Vera Maslow Just finished my reread through this. Hadn't read it since a long time ago! Liked it then, like it now. I read this probably about the time I had an obsession for things like planet of the apes. So what Fredrik said about the predictions of the future with the focus on how mankind had f-ed it all up was about on par with what I was trying to read then. It's a great illustration of cause and effect. He can dream to change reality but his mind has to find a cause for the change.
We all would love to make things better in our personal lives and in the world. Yet, there is always a balance, a cause and effect. Would we be prepared for the consequences? What is the cost and is it really better if we had the knowledge of that cost?


message 33: by Bev (new) - added it

Bev (Greenginger) | 116 comments Read this years ago and methinks that I must read it again soon. Thanks for the cool reviews and info. I am salivating as we speak.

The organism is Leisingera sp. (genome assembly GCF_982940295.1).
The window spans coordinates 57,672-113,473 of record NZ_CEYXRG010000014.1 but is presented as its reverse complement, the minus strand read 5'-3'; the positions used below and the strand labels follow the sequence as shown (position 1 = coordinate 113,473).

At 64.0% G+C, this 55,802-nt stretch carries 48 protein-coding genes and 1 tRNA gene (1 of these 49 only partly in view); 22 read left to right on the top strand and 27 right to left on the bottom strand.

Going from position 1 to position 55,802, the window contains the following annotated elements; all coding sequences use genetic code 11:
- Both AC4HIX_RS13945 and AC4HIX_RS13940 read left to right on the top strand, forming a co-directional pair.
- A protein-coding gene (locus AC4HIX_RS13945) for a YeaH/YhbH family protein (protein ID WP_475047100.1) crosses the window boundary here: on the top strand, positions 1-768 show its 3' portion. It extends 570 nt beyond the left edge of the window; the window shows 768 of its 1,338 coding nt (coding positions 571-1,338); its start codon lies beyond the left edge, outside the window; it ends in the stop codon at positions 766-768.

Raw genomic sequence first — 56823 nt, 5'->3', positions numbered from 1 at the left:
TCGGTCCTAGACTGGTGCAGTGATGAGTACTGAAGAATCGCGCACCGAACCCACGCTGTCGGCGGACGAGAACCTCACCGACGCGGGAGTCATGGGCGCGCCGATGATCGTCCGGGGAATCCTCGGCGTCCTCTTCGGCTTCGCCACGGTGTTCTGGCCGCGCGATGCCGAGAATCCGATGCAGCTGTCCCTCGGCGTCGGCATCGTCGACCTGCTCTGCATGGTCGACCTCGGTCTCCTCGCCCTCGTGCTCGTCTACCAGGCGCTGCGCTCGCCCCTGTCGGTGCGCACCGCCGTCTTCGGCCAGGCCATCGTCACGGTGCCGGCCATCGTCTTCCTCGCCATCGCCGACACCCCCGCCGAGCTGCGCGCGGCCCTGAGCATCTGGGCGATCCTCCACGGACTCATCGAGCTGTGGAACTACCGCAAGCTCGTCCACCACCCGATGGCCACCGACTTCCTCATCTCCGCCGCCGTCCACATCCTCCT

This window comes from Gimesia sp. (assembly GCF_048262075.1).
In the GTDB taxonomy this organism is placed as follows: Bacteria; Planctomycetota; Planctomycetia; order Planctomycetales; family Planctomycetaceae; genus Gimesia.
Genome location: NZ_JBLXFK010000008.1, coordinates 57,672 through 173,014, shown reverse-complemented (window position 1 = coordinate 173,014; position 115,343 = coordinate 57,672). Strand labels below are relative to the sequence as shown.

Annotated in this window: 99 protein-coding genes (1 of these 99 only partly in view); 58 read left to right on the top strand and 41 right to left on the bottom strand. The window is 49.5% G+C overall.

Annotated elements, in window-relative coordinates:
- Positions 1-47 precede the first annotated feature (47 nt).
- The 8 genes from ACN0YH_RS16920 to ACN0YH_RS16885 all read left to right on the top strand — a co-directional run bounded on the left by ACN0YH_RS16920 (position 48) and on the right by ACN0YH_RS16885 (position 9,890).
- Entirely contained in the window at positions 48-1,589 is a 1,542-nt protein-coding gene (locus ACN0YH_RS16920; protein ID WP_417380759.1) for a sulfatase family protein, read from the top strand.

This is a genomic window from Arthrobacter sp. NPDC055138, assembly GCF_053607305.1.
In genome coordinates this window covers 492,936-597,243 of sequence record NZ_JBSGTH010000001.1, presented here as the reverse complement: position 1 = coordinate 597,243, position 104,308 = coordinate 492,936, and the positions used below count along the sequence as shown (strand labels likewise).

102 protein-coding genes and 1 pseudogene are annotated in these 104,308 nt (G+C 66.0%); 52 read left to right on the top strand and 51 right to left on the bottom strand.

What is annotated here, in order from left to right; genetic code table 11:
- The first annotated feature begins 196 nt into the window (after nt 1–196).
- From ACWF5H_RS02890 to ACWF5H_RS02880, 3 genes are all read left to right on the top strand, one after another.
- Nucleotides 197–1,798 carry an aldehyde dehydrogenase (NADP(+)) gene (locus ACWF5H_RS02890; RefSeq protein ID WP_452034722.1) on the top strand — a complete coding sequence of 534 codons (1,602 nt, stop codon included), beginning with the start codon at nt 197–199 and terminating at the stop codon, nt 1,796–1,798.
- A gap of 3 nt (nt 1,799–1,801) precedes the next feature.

Siobhan | 4 comments I really enjoyed reading this & read it in a couple of days (much to the annoyance of my ignored other half).
A lot of the issues were really pertinent. For me, the over population issue was a really interesting one as this is at the forefront of our politics (in England) at the moment. Le Guin made me think a lot of our politicians would quite happily get rid of a few million across the country / world.
I have to admit I didn't like the George Orr reference, it was just too obvious. I don't know if he'd have liked it either? Didn't lack the lack of women either to be honest & while I understand this was written in the 1970s, i would have thought Le Guin would have been able to see women in more powerful roles by 2002. Forexample, it was disappointing that Haber's secretary was female & the solicitor Orr goes to see seems to perform a more secondary role to that of the big male bosses.
I do agree with an earlier reviewer (Frederick?) who said it was very Philip K Dick-completely agree. Some elements reminded me especially of Do Androids Dream? Did you think this?
Overall, an excellent choice. I'm on to reading The Blazing World (Margaret Cavendish) now & then going to try some more of Le Guin! xxx
Sorry for the long post!


message 35: by G33z3r, The Old Guy (last edited Apr 28, 2013 05:08AM) (new) - rated it 5 stars